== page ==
The usage of Artificial Intelligence in the world of Education Technologies is totally changing the learning approach, offering truly innovative solutions that transform the experience of students and teachers. AI-based solutions are bringing the education industry to a new level by enhancing the learning experience, making it more personalized, interactive, and efficient. Through the last few years, AI has started gaining popularity in many fields, and the EdTech industry is not an exception: according to the report of Global Market Insights, AI in Education Market size reached USD 4 billion in 2022 and is projected to expand at over 10% CAGR from 2023 to 2032, owing to the growing inclination towards personalized learning. In this article, we analyze the most important trends of the EdTech industry in 2023, discuss the main advantages and disadvantages of AI in EdTech, the impact of Chat GPT on education, and successful cases of how top companies use AI on their platforms. Before we discuss specific cases, pros, and cons of AI in EdTech, let's first explore some trends in this field to be able to adjust to customer needs and requirements and outstand in the highly competitive market. One of the most revolutionary trends in educational technology is AI in personalized learning. There are many great general options for obtaining new skills or knowledge on the internet. However, they often do not comply with the expectations and needs of customers in terms of personalization. Here comes AI to solve this problem: AI can tailor educational content and experiences to suit the unique abilities and learning styles of individual students. This is a big shift from traditional teaching methods that often overlook individual learners' needs and capabilities, making education more enjoyable and accessible. This revolution has been made possible through the use of adaptive learning algorithms and intelligent tutoring systems. Basically, adaptive learning algorithms can adjust the difficulty, pace, and type of content based on the learner's individual performance. These systems take into account the strengths, weaknesses, and even the interest areas of a student to provide a learning pathway that keeps a person engaged and contributes to academic growth. Intelligent tutoring systems serve as personal tutors to students, providing personalized support and feedback. These systems use AI to spot a point where a student might be struggling and to provide detailed guidance on those specific areas. The main advantage of those systems is in their ability to deliver feedback in real-time. Personalized learning with AI is already showing promising results. Studies have shown that adaptive learning technology can increase student engagement and improve retention rates. Moreover, it allows students to learn at their own pace, reducing stress and making learning a more enjoyable experience. With AI becoming increasingly sophisticated, the potential for truly personalized learning experiences is growing exponentially, promising a future where every learner can access a tailored education that fully unlocks their potential. Here you can see a few free examples to experience personalized learning: EdApp, Schoox, WalkMe, Raven360, ExplainEverything. In simple words, learning analytics is the process of collection, processing, and analysis of data about students and their success. This process is performed to optimize learning and the environments in which it occurs. Learning analytics uses AI algorithms to understand how students are learning, what they are struggling with, and how their learning path can be made easier. This tool helps educators understand which teaching methods and content types are most effective for them. Artificial Intelligence can even predict students' future performance based on their current learning patterns and provide recommendations on how to enhance their experience. For instance, if a student consistently struggles with problems in Physics classes, AI can identify the pattern and suggest additional, customized practice in this area. On the other hand, if an entire class is struggling with a specific concept, this could indicate an issue with the methods of teaching. Learning analytics has tight bounds with personalized learning: AI enables the creation of personalized learning paths by providing insights into the learning patterns of each student. Virtual and augmented reality (VR and AR) technologies create interactive learning environments that significantly enhance the educational experience, especially for kids, as their attention often drops in seconds. VR and AR allow for dynamic and interesting interactions, making education more engaging and, thus, more effective. Augmented and virtual reality can transport students to any location: forest, ocean, countryside, or any other place just from their classroom or home. These technologies can provide simulations that make difficult and abstract concepts more accessible and easy to understand. For instance, students can explore the structure of a DNA molecule or learn history by walking through different places. A great example of those technologies was the Google Expeditions program, which allowed students to explore plants' and animals' anatomy, and hundreds of destinations, including museums, monuments, and even underwater exploration. It is worth mentioning that AR applications can bring interactive content into the real world, thus, making learning more engaging and interesting and allowing students to understand and memorize the information better. The use of AI in VR and AR in education is still in the early stages, but the potential of those technologies to transform the education industry is enormous. With the success of Chat-GPT and other AI-based chatbots, using intelligent chatbots has become a growing trend in the Education Technology field. AI-driven chatbots are great virtual assistants that can respond to students' questions instantly, providing 24/7 assistance, facilitating the learning process, and even helping manage administrative tasks such as scheduling and reminders. AI-based chatbots can perform a wide range of functions: from answering questions and providing explanations of complex concepts to offering personalized study tips and reminders. For example, a student can ask the chatbot to explain a particular rule, formula, or the meaning of a term. The chatbot, using its NLP capabilities, can understand the question, search its knowledge database, and provide a clear and helpful response. Furthermore, as we mentioned before, AI chatbots can offer 24/7 instant support and fill the gap when human teachers are unavailable. Chatbots are capable of providing instant feedback on assignments, recommending different resources for study, etc. Also AI-chatbots can also provide a platform to help students who hesitate to ask questions in a regular class. The usage of NLP as a subfield of AI in intelligent chatbots is set to redefine the landscape of learner support in education. By providing responsive, personalized, and accessible support, AI chatbots are reshaping how we engage with and facilitate learning, opening exciting new possibilities for Education Technology. Well, using Chat GPT in the education industry has its own pros and cons. Let’s start with the main advantages: Disadvantages of using Chat GPT in EdTech: Better Student Performance: The tools powered by AI can assist students in explaining complex concepts, thus, enhancing academic achievements and increasing graduation rates. Increased Efficiency: Automation of grading assignments and other administrative tasks saves up a lot of valuable time for teachers. This enables tutors to concentrate on teaching more and offer personalized support to students who may need it. Cost-effectiveness: AI-driven solutions can be more cost-effective than traditional educational approaches, especially in scenarios of remote or distance learning where physical resources might be limited and not that accessible. Greater accessibility: AI-based solutions can offer broader access to education for students who study remotely, enabling them to learn from the best lecturers and use educational resources from anywhere in the world. Adaptive Learning Platforms: Leading EdTech companies are using AI algorithms to create adaptive learning platforms that tailor and customize content and instructions to individual students' abilities and learning styles. Intelligent Tutoring Systems (ITS): EdTech companies also use intelligent tutoring systems that allow to simulate the experience of one-on-one tutoring by providing immediate feedback, clarifying doubts, and offering assistance based on each student's needs. Gamification and Learning Apps: To make studying more enjoyable and students more concentrated, many EdTech companies are integrating educational games into their platforms. By using gamification, we are changing the attitude of students towards studying: from a chore, it becomes an interactive and engaging experience, which can enhance motivation. For example, Duolingo and other companies use AI to create gamified learning experiences. Coursera: Coursera, one of the most popular online learning platforms in the world, uses AI to provide personalized course recommendations to learners. The system analyzes a user's past behavior, course history, and interactions on the platform to suggest the most relevant courses. Also, the platform uses an AI-powered grading system that identifies common mistakes and provides feedback to help students improve their understanding. Knewton: Knewton uses AI to provide personalized learning experiences to students by analyzing a student's performance and adjusting course material. Students receive personalized lesson plans, content recommendations, and study strategies. This allows them to learn more effectively at their own pace. Content Technologies, Inc. (CTI): CTI uses AI to create customizable textbooks that adjust to the needs of individuals. By using machine learning and natural language processing, they can transform any standard textbook into an interactive and adaptive learning resource. Duolingo: Duolingo, one of the most popular language-learning platforms, uses AI to personalize the process of language learning for its users. Its AI algorithms analyze user's learning patterns and choose the difficulty level of exercises accordingly. Duolingo also uses AI-driven chatbots for interactive language practice. Quizlet: is a popular online learning platform that uses gamification and AI to enhance student engagement and learning. The AI algorithms analyze student performance to recommend personalized study materials and games, catering to different learning styles and ensuring continuous learning challenges and support. These use cases show how AI is revolutionizing education and learning experiences today. By using the potential of AI, these platforms have successfully improved engagement, enhanced learning outcomes, and personalized education on a global scale. To sum up, the integration of AI in the EdTech industry can absolutely revolutionize the way we learn and teach. AI-based solutions prove that they can transform the learning process and make it more personalized, interactive, and efficient. In this article, we explored the biggest trends in AI in EdTech, such as personalized learning, learning analytics, virtual and augmented reality, and intelligent chatbots. By applying those technologies in the educational system, developed products will meet the expectations of the customers and solve their challenges. If you would like to implement AI in your education platform and unlock new opportunities in the industry, do not hesitate to contact us!
In the time of a fast-developing world, which is full of innovative decisions, many sectors shine with potential, and one of them is digital health. Members of our medical team, who were privileged attendees at events such as the MedInfo 2023 congress, European OHDSI and APAC symposiums, are truly happy to share their exclusive insights from those conferences with you in this article. So, welcome to a future of healthcare — vibrant, digital, and full of exclusivity. In such a transformative era, technology and healthcare are uniting to absolutely change the way healthcare services are delivered and how patients experience them. They're creating new ways to treat patients, care for them, and handle information. These fresh concepts show us how much digital health is progressing. Though the trends we see in 2023 were present in the past few years, however, in this year, they are more advanced and modified. Let's take a closer look at a few of the important digital healthcare trends in 2023: The healthcare industry is shifting from generic solutions in favor of personalized ones. Digital health products are more focused now on addressing the specific needs and dealing with specific issues, preferences, and histories of individual patients, ensuring both personal and efficient care. The medical industry is departing from the approach of merely diagnosing and prescribing the treatment. It is more focused now on the prevention of diseases and their consequential effects. By using AI and ML, we can process the data and make predictions about the health either of a patient or population. Also, it is important to mention that technologies such as digital therapeutics and real-time patient monitoring are enhancing patient outcomes and engagement. When different health solutions are available for the medical field, it's important for them to work together, and data standardization is a key here. The patient data can come from various sources: insurance systems, electronic health records, surveys, clinical trials, etc. This data needs to be put into a common and more standardized format to make sense of it all. Organizations leading in standardization are working on structuring the data better, which allows decision-makers to get evidence-based insights. This knowledge is crucial for data-driven decisions, not just in the medical treatment aspects but also in managing resources like finances and personnel. Remote healthcare solutions, from video communications to telemedicine consultations, are absolutely changing what accessibility in healthcare means. Regardless of geographical location, patients can connect with healthcare professionals and get consultations while healthcare quality stays at a high level. This also allows doctors to gather for counseling sessions and create recommendations on laboratory test results. In conclusion, the current trends in digital health products show how the approaches in the industry are changing: the mobile apps for remote vitals monitoring are being implemented, and telepath platforms are becoming more insightful with the features they have. For example, matching patients to doctors, analytics, health assistant bots and E-prescriptions. These trends not only show the present condition of digital health but also provide an insight into the future perspective of the industry. Right now, we're on the edge of new opportunities, and some really cool ideas are leading the way and changing how we think about healthcare. The innovative solutions now aim not only to respond to current needs but also to address the challenges that can arise in the future. Let's explore them: Beyond the simplistic step counters and basic heart rate monitors, the development of wearables is a great decision in medical tech. These devices continually track physiological parameters, such as heart and respiratory rate, urinary bladder fullness, blood oxygen level, glucose level, and even stress markers, painting a picture of a patient's health in real-time. There is a consistent flow of health data from wearables, so AI-powered platforms step in to analyze a lot of information. Such predictive analytics can detect irregularities, sending early alerts to users or medical professionals and, therefore, preventing potential health crises. Leveraging no-code ecosystems, innovators are designing digital health tools that address specific patient needs, especially in the realm of mental and behavioral health. These tools do not offer generic advice; they create practical advice based on evidence. By integrating AI, digital therapeutic platforms can now provide personalized regimens that adjust in real time based on patient feedback and take into account a huge variety of factors (e.g. COVID-19, epilepsy, schizophrenia, child age). Ensuring that health data remains in the right hands is crucial. Many platforms now grant access based on robust digital identity verification, bolstering security and ensuring data privacy compliance with acts such as HIPPA and GDPR. Secure digital platforms are built to recognize participants like doctors, managers, and patients. Such recognition is made possible through the use of blockchain technology – old, but still effective one. In essence, the latest ideas in digital health innovation aren't just about advanced tech but also about precision and trust. These innovations show a promising trajectory where technology elevates patient care, data security, and personalized treatment to a new level, simplifying the work for doctors and saving their time. The digital health landscape, fueled by rapid technological advancements and a surge in patient-centric initiatives, has presented a slew of novel opportunities and pathways. As healthcare continues to integrate with technology, several potential trajectories are crystallizing. The integration of AI-powered analytics into Electronic Health Record (EHR) software is a game changer. Such integration can bring promising results by assisting clinicians in making informed decisions based on patterns and previous case studies. Such tools as AI-operated symptom checkers and AI-enhanced medical alarms/alerts are designed to supplement healthcare professionals, and they can quickly assess initial symptoms, promptly address the needs of critical patients, and send alerts for urgent conditions such as seizures or hypo-/hyperglycemia in patients at home. This allows to ensure that patients receive timely and appropriate care, thereby optimizing the healthcare process. More than ever, there's a pressing need to develop platforms enabling collaboration and system management, including community-driven approach in setting standards. They're designed for seamless patient care, interoperability, real-time data analytics, and personalized treatment protocols. . Such platforms would not only enable efficient communication and data sharing among healthcare providers, but also empower patients and healthcare decision-makers with data-driven insights and remote monitoring capabilities. Implementing such opportunities will not only level up patient care but also create a progressive path for the global healthcare industry. While the future ahead may be challenging, it's equally rich with solutions, where digitalization is playing a crucial role. At the conferences and events, we gained firsthand insights into how leading organizations within different communities are managing the challenges and realizing opportunities in digital health: Synthetic Health Data Creation: To address concerns of privacy and data availability, the generation of synthetic health data steps into the game and becomes a trend. This enables more extensive testing and research without compromising patient privacy. Using NLP: Many companies use Natural Language Processing (NLP) to convert, process, and structure unstructured data. This process is truly helpful in mapping, ETL operations, phenotyping, and more. Community Management: The communities are constantly growing, and management of member interactions and contributions is crucial. Many organizations rely on metrics to track and analyze contributors' activities, creating a more engaged and productive ecosystem. Cost-Effectiveness: A significant interest within the community arose around evaluating the cost-effectiveness of healthcare solutions. This ensures that medical interventions are beneficial and optimally utilized, be it in terms of resources or a doctor's time. Data Standardization is highly important due to the variety of medical data types. Leading organizations prioritize the alignment of these diverse datasets to enable more comprehensive analytics and well-informed decision-making. For example, the OMOP Common Data Model structures the data into specialized tables, fostering efficient big-data operations and analytics. Observational Studies: The extraction of evidence-based knowledge is highly important for research purposes. One approach to achieve this is through observational studies on vast datasets. To support this, there's a rising trend in developing tools specifically tailored for surveys and research. Ontology Platforms: There is a need to create web resources that aggregate different mappings and terminological standards, making them more interoperable for other participants of the research. This simplifies data-sharing and collaboration. We feel truly excited and hopeful about the progress in digital health! Our Medical team is happy to contribute to the expansive digital health community and be able to share the insights gleaned from the events we’ve visited. Our journey together with different experiences and knowledge shows the transformative phase we're in. Patient-centered approaches, innovations in remote healthcare solutions, and the importance of data standardization forms the 2023 digital health landscape, and it's vast and dynamic. Let's lead the way in digital health's future together!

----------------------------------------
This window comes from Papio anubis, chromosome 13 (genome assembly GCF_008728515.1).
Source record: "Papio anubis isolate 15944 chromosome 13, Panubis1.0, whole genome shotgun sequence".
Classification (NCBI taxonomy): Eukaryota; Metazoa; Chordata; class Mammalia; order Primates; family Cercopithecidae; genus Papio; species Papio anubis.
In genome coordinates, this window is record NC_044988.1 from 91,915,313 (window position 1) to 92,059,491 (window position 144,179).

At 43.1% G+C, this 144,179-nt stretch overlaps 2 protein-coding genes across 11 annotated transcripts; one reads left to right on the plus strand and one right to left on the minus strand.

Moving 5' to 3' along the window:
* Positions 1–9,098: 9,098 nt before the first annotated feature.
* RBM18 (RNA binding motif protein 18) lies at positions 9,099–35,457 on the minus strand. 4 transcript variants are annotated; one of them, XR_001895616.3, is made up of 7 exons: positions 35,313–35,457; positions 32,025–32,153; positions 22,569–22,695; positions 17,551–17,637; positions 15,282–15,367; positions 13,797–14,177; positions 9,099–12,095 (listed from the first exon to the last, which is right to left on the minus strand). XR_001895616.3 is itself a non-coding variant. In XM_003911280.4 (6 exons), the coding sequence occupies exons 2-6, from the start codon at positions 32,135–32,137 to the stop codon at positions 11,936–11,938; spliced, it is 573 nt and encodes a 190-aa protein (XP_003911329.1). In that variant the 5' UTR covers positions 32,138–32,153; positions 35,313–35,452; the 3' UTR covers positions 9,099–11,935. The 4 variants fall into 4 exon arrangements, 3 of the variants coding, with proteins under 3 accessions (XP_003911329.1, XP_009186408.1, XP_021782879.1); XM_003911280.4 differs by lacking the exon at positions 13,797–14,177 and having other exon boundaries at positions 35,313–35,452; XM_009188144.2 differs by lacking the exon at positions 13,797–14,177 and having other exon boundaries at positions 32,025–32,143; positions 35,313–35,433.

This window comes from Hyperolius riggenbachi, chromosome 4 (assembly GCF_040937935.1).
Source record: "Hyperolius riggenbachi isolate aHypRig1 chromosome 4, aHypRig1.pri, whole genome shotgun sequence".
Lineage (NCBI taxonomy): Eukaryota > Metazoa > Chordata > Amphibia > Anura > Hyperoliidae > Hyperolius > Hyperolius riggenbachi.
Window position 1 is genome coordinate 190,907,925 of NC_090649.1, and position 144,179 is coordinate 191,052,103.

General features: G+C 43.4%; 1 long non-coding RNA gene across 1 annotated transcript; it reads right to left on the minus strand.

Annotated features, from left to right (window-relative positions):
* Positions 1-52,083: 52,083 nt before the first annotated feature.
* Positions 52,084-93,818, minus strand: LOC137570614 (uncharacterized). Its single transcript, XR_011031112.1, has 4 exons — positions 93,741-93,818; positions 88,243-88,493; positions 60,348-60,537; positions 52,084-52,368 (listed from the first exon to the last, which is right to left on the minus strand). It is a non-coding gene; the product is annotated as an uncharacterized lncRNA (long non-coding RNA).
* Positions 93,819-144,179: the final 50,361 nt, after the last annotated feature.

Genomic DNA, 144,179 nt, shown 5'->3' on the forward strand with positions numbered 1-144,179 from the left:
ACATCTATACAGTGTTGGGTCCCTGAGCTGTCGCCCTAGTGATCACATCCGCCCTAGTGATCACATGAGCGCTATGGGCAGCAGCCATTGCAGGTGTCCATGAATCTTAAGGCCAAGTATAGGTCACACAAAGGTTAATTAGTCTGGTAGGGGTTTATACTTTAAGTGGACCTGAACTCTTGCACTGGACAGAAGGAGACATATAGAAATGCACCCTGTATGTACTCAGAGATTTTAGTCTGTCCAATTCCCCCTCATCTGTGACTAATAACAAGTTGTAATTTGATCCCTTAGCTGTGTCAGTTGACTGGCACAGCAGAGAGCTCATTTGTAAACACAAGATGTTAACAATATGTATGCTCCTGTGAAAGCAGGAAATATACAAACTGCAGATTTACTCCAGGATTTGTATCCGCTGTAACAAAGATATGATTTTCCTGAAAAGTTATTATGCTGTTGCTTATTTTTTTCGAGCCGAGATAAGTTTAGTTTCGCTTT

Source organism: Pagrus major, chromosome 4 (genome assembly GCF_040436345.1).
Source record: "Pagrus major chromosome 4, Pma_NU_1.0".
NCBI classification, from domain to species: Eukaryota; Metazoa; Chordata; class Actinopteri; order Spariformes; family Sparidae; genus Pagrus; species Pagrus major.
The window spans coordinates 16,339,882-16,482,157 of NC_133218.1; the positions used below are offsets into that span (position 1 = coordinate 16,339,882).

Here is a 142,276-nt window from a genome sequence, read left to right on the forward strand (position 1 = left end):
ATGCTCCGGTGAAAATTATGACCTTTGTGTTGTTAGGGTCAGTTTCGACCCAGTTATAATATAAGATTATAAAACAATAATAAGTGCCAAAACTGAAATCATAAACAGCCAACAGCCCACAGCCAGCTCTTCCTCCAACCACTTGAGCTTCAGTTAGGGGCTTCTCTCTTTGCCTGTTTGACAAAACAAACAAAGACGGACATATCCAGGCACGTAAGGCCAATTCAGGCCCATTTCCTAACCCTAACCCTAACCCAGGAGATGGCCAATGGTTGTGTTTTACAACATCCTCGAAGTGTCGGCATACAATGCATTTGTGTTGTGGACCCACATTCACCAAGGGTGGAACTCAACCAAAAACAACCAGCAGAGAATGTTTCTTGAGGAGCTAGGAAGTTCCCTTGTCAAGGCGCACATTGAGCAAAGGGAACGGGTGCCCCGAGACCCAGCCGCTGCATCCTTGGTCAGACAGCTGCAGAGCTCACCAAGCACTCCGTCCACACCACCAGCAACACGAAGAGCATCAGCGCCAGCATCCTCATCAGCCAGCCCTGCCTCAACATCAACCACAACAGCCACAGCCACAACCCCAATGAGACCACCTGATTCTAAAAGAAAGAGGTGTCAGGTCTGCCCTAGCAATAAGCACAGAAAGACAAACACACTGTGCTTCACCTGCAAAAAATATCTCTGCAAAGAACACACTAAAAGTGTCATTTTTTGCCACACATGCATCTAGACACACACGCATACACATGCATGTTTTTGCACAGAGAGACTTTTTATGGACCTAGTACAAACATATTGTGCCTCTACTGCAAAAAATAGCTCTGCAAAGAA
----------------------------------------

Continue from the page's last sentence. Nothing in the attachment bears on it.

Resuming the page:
Last year, when Open AI introduced to the world ChatGPT-3, it absolutely revolutionized the field of artificial intelligence and changed the lifestyle of millions of people. This generative AI tool can create a broad answer to almost any question and is considered to be one of the best chatbots that have ever been created. Right now, generative AI is the newest form of artificial intelligence, and it's making a huge impact in every industry, especially in EdTech. However, many companies are presenting their solutions and creating the illusion that generative AI can solve everything. At the same time, many experts are raising concerns regarding the social and employment implications of generative AI, stating that new tools can destabilize our society. When we are talking about the Education field, there are many different opinions on AI: some teachers have rejected AI in education, having concerns about its impact on the quality of the study process, and other instructors compare the use of chatGPT to the use of calculators in school. So, let's explore the technology behind the term generative AI. Generative AI is a type of AI system that can create text, images, or other forms of media in response to various prompts. The most common approach is basically providing the text as an input prompt. For example, Large Language Models (LLMs) such as ChatGPT and GPT-4 respond to textual prompts by producing corresponding text. Such systems definitely have contributed to the popularity of generative AI, and increased interest in the application of such tools in education and other industries. However, the spectrum of GenAI goes far beyond text-based inputs – generative AI can handle a variety of input types such as image, voice input, etc. In the pictures below, you can see how GenAI works and what are the types of Generative AI based on data: Let us provide you with examples of different types of input and output data: An effective remedy: A few approaches can be used to solve the issue of factually incorrect information that GenAI creates. And the most common and effective ones are post-processing fact-checking and implementation of the feedback system. Basically, the post-processing fact-check is the process when the model generates an answer, and a separate fact-checking system verifies the information. This system can, for example, cross-reference the generated text with a database of verified facts. The feedback system enables users to flag incorrect or misleading information. And, afterward, this feedback can be used to improve the future responses of the model. Without internet access, a standard LLM engine lacks knowledge of unfamiliar topics, resulting in false or no responses. An effective remedy: The model can be integrated with a search engine, or users can enhance the generated answers by giving the model additional sources for responses (for example, books or articles). Also, the model can be tuned for any particular case. For example, Open AI has recently published a tutorial on how to customise a model for an application for your particular purposes. AI in EdTech often requires collecting and analyzing vast amounts of student data. Ensuring the privacy and security of this data is crucial to prevent breaches and misuse. Training data used in LLMs do not include any confidential information like biometrical data, medical personal data, banking data, etc. However, because of the fact that LLM training requires a large amount of data, the process of content filtering needs to be done automatically, and privacy filtering algorithms can be imperfect. So, it is possible that some sensitive or confidential data can leak. An effective remedy: Data anonymisation or de-identification can effectively solve that problem. These processes aim to remove personally identifiable information from datasets, allowing for data analysis without compromising privacy. There are many effective types of data anonymization methods, like deletion of direct and indirect identifiers, pseudonymization/tokenization, data masking, introducing statistical noise, data aggregation, and synthetic data usage. Even in the case when training data was sorted out, and inappropriate content was filtered before training, LLM can still generate harmful content. Some conversational AI models like ChatGPT use training techniques involving humans to prevent certain types of content from being generated, but it still happens occasionally. Thus, there is a need in the development of appropriate content filters to avoid harmful and inappropriate content generation. An effective remedy: The problem with AI bias can be solved at early stages by testing data and algorithms and using best practices to collect the data. To address the issue of bias in AI systems, we usually start by thoroughly understanding the algorithm and data to assess high-risk areas of unfairness, examining the training dataset for representativeness, and conducting subpopulation analysis. Also, it is important to monitor the model over time and establish a comprehensive debiasing strategy that encompasses technical, operational, and organizational actions. Also, one more effective way to fix this issue is using human feedback during fine-tuning. Some examples of using such an approach are InstructGPT and Reinforcement Learning with Human Feedback (RLHF). Even though the implementation of GenAI in Edtech might bring some challenges, the ability to change how students interact with learning resources overcomes these drawbacks. It is important to understand that any technology has its imperfections, however, as we demonstrated earlier, such difficulties can be solved. Thus, we all should bear in mind that AI in EdTech is not only about intelligent responses, it's about creating a secure and unbiased educational environment for every student. Although, at this moment, genAI has some flaws, advantages are overtaking the disadvantages in many cases. For example, one of the biggest strengths of LLM models is their capacity to produce grammatically and syntactically accurate language when given existing text. LLM models acquire this skill through training with properly written English texts. During output generation, each word is chosen based on its likelihood, considering the previous context and the model's learned knowledge, which heavily relies on the grammar and syntax from the training data. Such a capacity allows people to use generative AI in EdTech in the following cases: Users can ask LLMs to summarise long texts while keeping the meaning and main details. This is a very helpful way of extracting important information from complex texts. Also, LLM can simplify information that is too hard to understand. Generative AI can help in creating course materials. For example, quizzes, exercises, explanations, tests, and summaries, benefit teachers who need diverse content. LLM models are capable of comparing two texts and detecting their differences and similarities. Researchers can ask AI to analyze two research papers and highlight variations in conclusions, and approaches or set any other relevant criteria. LLMs can be used to improve clarity and correct mistakes in any trained language. Moreover, besides the rephrasing, we can ask AI to compare both versions of the text and provide explanations for the changes made. This allows students to gain insights and learn from their own mistakes. Generative AI has a great capability for the translation and explanation of terms. In many cases, AI can be better than regular dictionaries and translators as it takes into account the context of the words. Also, it can cover a lot of idioms and phrases in English. Based on the description, we can use LLMs to create different exercises and tests for students. Here everything depends on the desired type of exercise and how well-detailed the description is. You can even ask the tool you are using to provide an explanation for the correct answers to the exercise or test. However, we must remember that the LLM's output may not be perfect, and corrections might be needed. GenAI tools can become extremely useful for designing and structuring course materials like syllabi, lesson plans, and individual assignments. They can also personalize the content of the course to match individual students' knowledge gaps, skills, and learning styles by practicing problematic areas and creating interactive exercises. LLM models can be used as general-purpose language classifiers. This means that they can classify input text into a variety of predefined categories. For example, we can ask it to tell us what language a text is written in, the emotion/sentiment of the text, its writing tone, etc. This list does not fully cover all possible applications of generative AI in education. Some of these use cases may not be suitable for all types of data and tasks. To achieve the best results, we suggest you get insights from successful implementations, find effective strategies, and tailor them to your specific case. However, to ensure the efficiency of generative AI applications, lecturers should ensure that the following principles for the effective and ethical use of AI are well-explained to students. Even though AI is gaining popularity everywhere, it's crucial to understand not only the advantages of its usage but also the limitations and potential risks. By using genAI's language capabilities, the EdTech sector can truly benefit from improved content generation, summarization, translation, and explanations. However, we must be extremely cautious because genAI might produce incorrect or nonsensical information. In order to optimize the benefits of this technology, integrating generative AI with expert systems can ensure the delivery of accurate and reliable knowledge, which will definitely positively change the educational experience for both: students and lecturers. Our conversation doesn't end here. We are truly eager to learn from you too! How are you integrating GenAI into your educational responsibilities? Share your insights and experiences in the comments below!